Abstract: Throughout history, wild and domestic animals have had several functions in various forms of representation: they have occupied central positions in literary works (as anthropomorphised animal), they have been used in painted and photographed portraiture, in film and theatre, and in fashion imagery. Animals – alive or dead (and if dead, then most often in parts) – have been used to indicate social, economic and gendered status, and they have been used as allegories communicating political and social meanings. In addition, they have often been used as pure objects of fashion conveying notions of gender, exoticism, eroticism and danger.
The animal trope, then, is perpetuated across the entire terrain of representational media, and their relation is formed by a pendular desire moving between love and fear. While our wanting to become like an animal and our over-empowering love for them is portrayed as romantic, our fear of the animal, and of becoming animal, forms the truly horrific in many narratives. In the first scenario, it is a matter of becoming one with the loved Other. In the second, it is a panicking fear of becoming the Other, and in this becoming, losing one’s humanity and losing control.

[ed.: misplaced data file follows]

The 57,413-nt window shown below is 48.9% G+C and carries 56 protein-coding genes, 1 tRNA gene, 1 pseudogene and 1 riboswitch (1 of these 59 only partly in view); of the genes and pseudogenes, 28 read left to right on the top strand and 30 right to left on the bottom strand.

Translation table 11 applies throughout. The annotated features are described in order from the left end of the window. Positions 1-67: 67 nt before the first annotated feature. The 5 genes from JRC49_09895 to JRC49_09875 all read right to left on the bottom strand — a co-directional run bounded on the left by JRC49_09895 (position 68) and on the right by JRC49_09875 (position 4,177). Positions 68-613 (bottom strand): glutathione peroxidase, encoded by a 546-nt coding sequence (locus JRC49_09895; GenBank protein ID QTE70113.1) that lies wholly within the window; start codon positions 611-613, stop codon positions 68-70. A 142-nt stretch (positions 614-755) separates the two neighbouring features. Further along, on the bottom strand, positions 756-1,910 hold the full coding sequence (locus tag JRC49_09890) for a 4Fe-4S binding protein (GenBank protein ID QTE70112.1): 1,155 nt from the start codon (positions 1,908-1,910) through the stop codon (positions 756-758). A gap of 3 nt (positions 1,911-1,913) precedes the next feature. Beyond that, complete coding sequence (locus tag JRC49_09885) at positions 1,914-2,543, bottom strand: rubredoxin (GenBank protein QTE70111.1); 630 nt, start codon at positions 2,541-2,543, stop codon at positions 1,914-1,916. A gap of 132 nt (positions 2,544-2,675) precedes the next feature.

This pendular desire between loving, longing and fear persists in fashion imagery too. Here, women models in particular are portrayed as being one with the animal. No matter their size and their wildness, the models emerge as half-animals themselves. While such representations are often/typically misogynist and sexist, in this article I seek to re-read the juxtaposition of women models and the animal in fashion imagery through the lens of Gilles Deleuze and Felix Guattari’s (1980/1996) notion of ‘becoming-animal’. Through this prism, I argue that fashion imagery of ‘animal’ women can be reread as a powerful representation of female inclusion and freedom.
Key words: ‘becoming-animal’, fashion imagery, Deleuze & Guattari, feminist practice